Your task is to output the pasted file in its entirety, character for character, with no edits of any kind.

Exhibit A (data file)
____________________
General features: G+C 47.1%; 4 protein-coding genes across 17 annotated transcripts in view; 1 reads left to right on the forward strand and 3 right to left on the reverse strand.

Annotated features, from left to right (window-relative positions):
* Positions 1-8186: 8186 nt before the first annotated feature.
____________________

General features: G+C 47.1%; 4 protein-coding genes across 17 annotated transcripts in view; 1 reads left to right on the forward strand and 3 right to left on the reverse strand.

Annotated features, from left to right (window-relative positions):
* Positions 1-8186: 8186 nt before the first annotated feature.